Get full access to one story every week, and to summaries of all other stories. Just create a free account

The Unified Payments Interface (UPI), India’s real-time payments ecosystem, has become an unstoppable force. In December 2021 alone, it saw 4.5 billion transactions worth Rs 8,26,848 crore ($111 billion). But what happens when an unstoppable force meets an immovable object?

UPI’s popularity lies in the multiple payment flows it offers to its users. Users can scan a QR code to make a payment, send money to an UPI ID or a phone number, or send a ‘collect money’ request. But scamsters have weaponised the very things that make UPI so appealing, selling false stories to lure users into inadvertently sending money. Playbooks range from ‘ click to win cashback click to win cashback The Ken Cashbacks for all: Government splurges on BHIM, digital transactions Read more ’ and ‘scan QR code to receive payments’ to ‘call customer care executive from a number listed on the internet to report a problem’.

Payments app PhonePe, for instance, sees 90% of the frauds on its platform orchestrated via UPI, according to Anuj Bhansali, head of Trust and Safety at PhonePe. Only 7% is on cards, says Bhansali. Since PhonePe has the largest market share of UPI transactions, seeing nearly two billion transactions in November 2021, most of the frauds on its platform stem from UPI. The company did not reveal the proportion of fraud transactions on its platform.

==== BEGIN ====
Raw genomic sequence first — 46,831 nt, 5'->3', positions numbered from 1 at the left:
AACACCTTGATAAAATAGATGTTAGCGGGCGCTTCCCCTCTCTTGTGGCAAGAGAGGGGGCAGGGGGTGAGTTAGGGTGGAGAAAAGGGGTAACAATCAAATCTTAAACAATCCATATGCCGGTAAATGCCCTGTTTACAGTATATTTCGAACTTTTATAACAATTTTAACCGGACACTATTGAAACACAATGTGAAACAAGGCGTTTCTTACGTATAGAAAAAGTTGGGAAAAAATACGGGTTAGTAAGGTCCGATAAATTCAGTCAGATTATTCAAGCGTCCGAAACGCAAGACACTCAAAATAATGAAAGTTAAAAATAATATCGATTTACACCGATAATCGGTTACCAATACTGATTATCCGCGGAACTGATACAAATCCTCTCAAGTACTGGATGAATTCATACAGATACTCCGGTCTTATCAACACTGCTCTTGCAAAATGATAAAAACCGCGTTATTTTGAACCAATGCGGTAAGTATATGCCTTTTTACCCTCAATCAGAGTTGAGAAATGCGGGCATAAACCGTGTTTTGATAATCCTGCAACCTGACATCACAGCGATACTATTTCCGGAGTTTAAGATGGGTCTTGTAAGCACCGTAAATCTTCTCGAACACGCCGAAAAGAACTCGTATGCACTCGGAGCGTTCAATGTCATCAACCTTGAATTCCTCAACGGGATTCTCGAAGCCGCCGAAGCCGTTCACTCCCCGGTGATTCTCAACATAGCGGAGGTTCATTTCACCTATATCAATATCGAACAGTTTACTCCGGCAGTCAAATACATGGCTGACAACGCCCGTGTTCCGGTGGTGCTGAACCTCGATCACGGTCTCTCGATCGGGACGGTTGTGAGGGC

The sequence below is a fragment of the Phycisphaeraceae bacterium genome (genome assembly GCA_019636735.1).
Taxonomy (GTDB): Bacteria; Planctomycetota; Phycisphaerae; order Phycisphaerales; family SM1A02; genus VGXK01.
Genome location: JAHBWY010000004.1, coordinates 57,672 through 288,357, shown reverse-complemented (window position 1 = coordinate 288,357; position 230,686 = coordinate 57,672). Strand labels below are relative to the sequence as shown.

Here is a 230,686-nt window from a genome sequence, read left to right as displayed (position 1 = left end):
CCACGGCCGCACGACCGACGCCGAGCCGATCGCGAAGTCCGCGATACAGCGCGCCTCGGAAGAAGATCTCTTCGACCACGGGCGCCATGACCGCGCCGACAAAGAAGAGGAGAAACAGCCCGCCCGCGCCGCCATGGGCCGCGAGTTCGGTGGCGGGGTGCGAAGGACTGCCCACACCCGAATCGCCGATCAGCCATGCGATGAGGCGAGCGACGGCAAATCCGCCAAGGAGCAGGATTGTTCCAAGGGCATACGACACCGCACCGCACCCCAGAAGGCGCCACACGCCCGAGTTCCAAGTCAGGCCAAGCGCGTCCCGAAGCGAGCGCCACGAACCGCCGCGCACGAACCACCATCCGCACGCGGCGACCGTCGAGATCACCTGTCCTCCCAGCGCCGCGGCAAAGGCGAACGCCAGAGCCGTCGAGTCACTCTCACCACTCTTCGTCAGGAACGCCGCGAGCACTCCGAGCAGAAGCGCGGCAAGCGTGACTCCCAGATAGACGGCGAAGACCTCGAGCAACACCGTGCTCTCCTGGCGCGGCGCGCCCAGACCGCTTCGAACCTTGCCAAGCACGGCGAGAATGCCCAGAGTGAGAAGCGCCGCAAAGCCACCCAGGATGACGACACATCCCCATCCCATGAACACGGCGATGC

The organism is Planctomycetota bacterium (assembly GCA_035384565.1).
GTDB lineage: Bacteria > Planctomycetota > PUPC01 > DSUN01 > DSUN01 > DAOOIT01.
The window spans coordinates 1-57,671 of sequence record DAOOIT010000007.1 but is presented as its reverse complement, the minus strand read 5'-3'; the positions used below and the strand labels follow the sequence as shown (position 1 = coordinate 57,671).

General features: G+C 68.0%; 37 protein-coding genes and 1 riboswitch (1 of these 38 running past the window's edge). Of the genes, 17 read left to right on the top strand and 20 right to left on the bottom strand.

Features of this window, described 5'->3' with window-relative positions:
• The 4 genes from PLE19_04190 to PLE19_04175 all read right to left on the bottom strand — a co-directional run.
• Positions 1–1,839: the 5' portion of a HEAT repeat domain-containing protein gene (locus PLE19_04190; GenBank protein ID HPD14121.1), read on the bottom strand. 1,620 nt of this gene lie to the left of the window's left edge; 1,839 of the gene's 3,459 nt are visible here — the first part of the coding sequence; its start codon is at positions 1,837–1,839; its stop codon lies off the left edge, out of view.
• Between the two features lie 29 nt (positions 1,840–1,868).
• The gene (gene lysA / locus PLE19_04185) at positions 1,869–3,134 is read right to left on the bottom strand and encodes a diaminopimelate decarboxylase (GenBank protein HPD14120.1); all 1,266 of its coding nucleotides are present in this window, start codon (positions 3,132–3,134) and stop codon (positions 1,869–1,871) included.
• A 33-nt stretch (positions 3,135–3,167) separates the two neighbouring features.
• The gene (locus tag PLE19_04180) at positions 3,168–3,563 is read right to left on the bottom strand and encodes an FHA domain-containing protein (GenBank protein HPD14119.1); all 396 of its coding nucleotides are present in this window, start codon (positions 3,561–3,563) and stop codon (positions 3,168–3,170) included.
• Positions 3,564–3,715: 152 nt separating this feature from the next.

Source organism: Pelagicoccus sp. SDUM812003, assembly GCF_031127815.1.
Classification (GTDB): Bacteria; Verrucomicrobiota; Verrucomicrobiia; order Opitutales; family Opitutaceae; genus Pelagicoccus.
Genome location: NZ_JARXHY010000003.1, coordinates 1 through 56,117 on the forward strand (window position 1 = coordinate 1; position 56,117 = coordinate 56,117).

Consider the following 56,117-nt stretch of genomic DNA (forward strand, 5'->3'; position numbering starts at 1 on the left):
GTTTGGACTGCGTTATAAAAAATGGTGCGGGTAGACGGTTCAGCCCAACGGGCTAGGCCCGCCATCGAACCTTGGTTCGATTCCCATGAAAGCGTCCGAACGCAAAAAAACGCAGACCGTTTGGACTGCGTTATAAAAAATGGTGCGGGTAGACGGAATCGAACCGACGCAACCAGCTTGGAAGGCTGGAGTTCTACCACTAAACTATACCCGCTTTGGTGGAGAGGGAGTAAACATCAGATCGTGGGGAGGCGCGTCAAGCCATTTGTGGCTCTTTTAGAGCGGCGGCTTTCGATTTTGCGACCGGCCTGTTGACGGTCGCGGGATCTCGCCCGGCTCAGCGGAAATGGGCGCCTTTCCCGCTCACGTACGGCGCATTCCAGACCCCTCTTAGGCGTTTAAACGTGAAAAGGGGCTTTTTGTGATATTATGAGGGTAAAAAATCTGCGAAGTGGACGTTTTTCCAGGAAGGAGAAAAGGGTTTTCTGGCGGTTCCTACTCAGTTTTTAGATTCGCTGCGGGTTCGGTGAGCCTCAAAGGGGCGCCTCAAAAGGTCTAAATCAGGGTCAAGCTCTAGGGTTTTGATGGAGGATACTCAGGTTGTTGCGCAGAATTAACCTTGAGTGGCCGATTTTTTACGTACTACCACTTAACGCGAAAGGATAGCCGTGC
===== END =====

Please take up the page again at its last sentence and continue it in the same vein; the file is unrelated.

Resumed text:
Those in the payments industry estimate that each month, victims lose at least Rs 200 crore ($26.8 million). This is a drop in the ocean compared to the amount of money that courses through the system. But the racket is big enough to pose a headache for those whose job it is to tackle frauds—law enforcement agencies (LEAs), the Ministry of Home Affairs (MHA), banks, payments apps, and of course, National Payments Corporation of India ( NPCI NPCI The Ken NPCI, the god of many things Read more ), the retail payments body that runs UPI.

According to KVM Prasad, Hyderabad’s assistant commissioner of police for cybercrime, 80% of the complaints his cybercrime police station receives are UPI-related. “We are observing that over 50% of all financial frauds are done via UPI, as large numbers of people are using UPI,” adds a senior government executive. This executive and others quoted in the story requested anonymity as they aren’t authorised to speak to the media.

It’s a headache because for one, banks don’t recognise these scams as frauds. Users, though duped and gullible, are complicit. And two, the payments apps aren’t required to mandatorily report these scams to the NPCI. So, these scams and cheating cases aren’t captured in their entirety.

The senior government official quoted above says that about 80,000 frauds are reported each month.


Arundhati Ramanathan

Arundhati is interested in how people use money in the digital age and how new economies will take shape based on that interaction. She writes the newsletter Ka-Ching! every Thursday. She lives in Bengaluru and has spent 14 years reporting and writing on various subjects.

View Full Profile

Enter your email address to read this story

To read this, you’ll need to register for a free account which will also give you access to our stories and newsletters

Or use your email ID